Brown embodies barns. Or maybe it’s the other way around. When I find myself in one of the two barns on the Farmette, I smell the distinct odor of brown. One barn was once the carriage house, where hay was stored upstairs and horses downstairs. The other is a pole barn covered in galvanized metal, supported by large creosote-colored poles.
Since we acquired it, the carriage house barn has been in a steady state of repair, bringing it back from the brink. Straightened, given a new foundation, re-sided, it seems almost respectable from the outside. We've hauled away many loads of crap to the dump, such as the metal cooler lined with old newspapers from the barn’s dairy farming era; an entire interior wall on the first floor added at some point in its history; and walls forming a little room upstairs where the hired hand once lived.
But some things escape the dump, somehow. Upstairs, two glass jugs sit near an upstairs window; they haven’t moved in a dozen years. The paper label on one reads, faintly, “POISON.” There’s still a brown (of course) liquid inside. The door that once opened to the hired hand’s room leans against a wall, black doorknob like the eye of an enormous beetle. In the rafters, a set of pocket doors removed from our house. A stack of wooden fruit crates.
On the first floor, a clawfoot tub a neighbor gave us that we’ll never use, piled with all the license plates our cars and truck have had, going back twenty years. A sign for AKC Walker pups, a type of coonhound someone must’ve raised here at some point. A metal tin which held papers about the cows on the dairy farm, including one named Clearland Butterfat Charity. Last year, when Cris was tearing out the boards that encased the ceiling, inside one straw-filled nest, likely belonging to a raccoon, he found a lacy cotton slip.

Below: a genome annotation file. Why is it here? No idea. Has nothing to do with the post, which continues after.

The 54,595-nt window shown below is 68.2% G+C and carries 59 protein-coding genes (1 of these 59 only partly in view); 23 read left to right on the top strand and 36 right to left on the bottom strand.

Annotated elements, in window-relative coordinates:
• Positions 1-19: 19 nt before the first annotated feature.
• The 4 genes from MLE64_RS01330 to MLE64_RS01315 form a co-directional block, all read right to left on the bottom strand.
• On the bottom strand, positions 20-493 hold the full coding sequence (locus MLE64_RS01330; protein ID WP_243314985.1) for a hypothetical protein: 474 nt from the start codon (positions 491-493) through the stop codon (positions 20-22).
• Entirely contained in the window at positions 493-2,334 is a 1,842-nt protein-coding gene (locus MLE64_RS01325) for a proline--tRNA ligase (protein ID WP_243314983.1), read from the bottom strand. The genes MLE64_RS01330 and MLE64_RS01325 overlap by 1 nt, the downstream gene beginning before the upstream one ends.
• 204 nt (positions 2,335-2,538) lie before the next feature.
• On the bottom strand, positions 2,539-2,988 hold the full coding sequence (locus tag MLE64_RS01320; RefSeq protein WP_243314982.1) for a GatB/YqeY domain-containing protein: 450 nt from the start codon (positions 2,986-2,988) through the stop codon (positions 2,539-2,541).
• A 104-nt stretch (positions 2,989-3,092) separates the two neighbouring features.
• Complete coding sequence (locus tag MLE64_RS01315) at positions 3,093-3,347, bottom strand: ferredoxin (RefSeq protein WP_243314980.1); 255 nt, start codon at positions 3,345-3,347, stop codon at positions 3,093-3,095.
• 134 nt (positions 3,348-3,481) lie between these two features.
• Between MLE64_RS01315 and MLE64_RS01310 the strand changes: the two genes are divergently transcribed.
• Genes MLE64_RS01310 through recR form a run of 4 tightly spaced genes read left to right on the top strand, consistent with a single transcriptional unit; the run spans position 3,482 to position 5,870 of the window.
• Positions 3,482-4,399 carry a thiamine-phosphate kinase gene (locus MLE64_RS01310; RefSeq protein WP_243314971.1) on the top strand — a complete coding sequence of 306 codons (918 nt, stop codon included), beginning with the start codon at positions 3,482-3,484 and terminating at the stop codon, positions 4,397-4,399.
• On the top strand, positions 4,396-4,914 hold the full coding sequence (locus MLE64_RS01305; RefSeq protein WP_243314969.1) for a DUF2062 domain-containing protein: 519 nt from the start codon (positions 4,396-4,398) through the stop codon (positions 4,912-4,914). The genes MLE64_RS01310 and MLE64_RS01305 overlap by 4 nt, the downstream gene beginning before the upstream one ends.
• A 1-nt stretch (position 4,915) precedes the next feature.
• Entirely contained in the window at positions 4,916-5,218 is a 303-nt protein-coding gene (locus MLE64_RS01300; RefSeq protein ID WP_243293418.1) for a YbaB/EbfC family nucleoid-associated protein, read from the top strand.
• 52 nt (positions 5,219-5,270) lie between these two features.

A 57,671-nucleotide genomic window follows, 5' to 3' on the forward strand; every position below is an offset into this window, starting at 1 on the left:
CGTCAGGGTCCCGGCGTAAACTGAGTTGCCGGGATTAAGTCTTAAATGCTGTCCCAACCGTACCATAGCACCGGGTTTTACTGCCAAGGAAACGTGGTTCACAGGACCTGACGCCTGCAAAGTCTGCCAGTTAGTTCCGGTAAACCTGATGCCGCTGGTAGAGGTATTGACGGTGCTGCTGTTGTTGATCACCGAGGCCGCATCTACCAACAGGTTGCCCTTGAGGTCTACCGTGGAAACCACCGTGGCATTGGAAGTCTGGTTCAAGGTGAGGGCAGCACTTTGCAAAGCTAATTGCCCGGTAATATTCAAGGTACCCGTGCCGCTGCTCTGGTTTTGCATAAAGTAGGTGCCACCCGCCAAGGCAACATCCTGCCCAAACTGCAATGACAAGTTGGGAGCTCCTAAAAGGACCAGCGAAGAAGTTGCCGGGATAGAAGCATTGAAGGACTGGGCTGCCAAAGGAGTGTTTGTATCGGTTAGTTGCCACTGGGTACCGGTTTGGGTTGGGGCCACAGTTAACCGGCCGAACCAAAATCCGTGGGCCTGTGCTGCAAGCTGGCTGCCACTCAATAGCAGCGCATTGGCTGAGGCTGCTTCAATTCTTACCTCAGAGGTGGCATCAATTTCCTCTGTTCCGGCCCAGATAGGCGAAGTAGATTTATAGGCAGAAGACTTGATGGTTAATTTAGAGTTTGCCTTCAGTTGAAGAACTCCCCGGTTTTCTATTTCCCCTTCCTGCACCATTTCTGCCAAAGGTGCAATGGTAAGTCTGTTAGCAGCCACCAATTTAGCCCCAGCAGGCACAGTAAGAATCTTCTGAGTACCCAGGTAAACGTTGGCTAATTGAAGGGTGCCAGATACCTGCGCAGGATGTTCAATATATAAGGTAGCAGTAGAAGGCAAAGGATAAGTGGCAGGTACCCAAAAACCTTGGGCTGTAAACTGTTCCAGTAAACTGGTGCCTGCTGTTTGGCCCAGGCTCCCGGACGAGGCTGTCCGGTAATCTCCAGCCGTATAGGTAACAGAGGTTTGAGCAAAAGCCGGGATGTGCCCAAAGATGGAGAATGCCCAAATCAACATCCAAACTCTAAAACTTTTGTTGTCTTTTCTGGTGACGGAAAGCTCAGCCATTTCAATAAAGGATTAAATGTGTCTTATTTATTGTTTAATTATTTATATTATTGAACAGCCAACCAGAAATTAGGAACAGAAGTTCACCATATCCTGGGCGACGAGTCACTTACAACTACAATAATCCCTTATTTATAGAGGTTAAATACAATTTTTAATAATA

The pole barn, on the other hand, falls apart. The two sets of doors, which were partially attached when we moved here, have mostly fallen to pieces, blown off in the wind, so that weather and creatures can pass through or stay awhile—snow or blowing rain or skunks or carpenter bees. The whole place has a sort of cozy "eau de railroad ties" scent. In one corner, an old goat pen made from wooden pallets and the frame of an ancient screen door. Inside the pen, my neighbor’s tractor, kept like a pet.
The dog likes to poke around in there, looking for the feral cats who lurk from time to time, knocking the house sparrow nests off the rafters. Sometimes I find on the sandy floor a few desiccated nestlings. In another corner, a pile of wood and the chopping block, where I tock away at logs, making kindling, a few times a week during the cold months.
At the other end, a second tractor, tires flat, and a pile of wire from various garden projects, coiled and beribboned in dead vines. Several cages we’ve used to raise bobwhite quail, wait, uninhabited. In the sandy floor, the little craters of ant lions anticipate ants wandering along.
Barns are built to shelter things—animals, machinery, straw and wood. Because of this, I don’t think of the barns as creepy, despite their dark corners, their spiders and mice, their axe and their wire. They seem as though a person could move in, if one needed to, like the hired hand who lived upstairs with the hay. From inside a barn, the world outside feels raw and bright, like colored glass, a bit brittle against the sky, unbound from warm brown.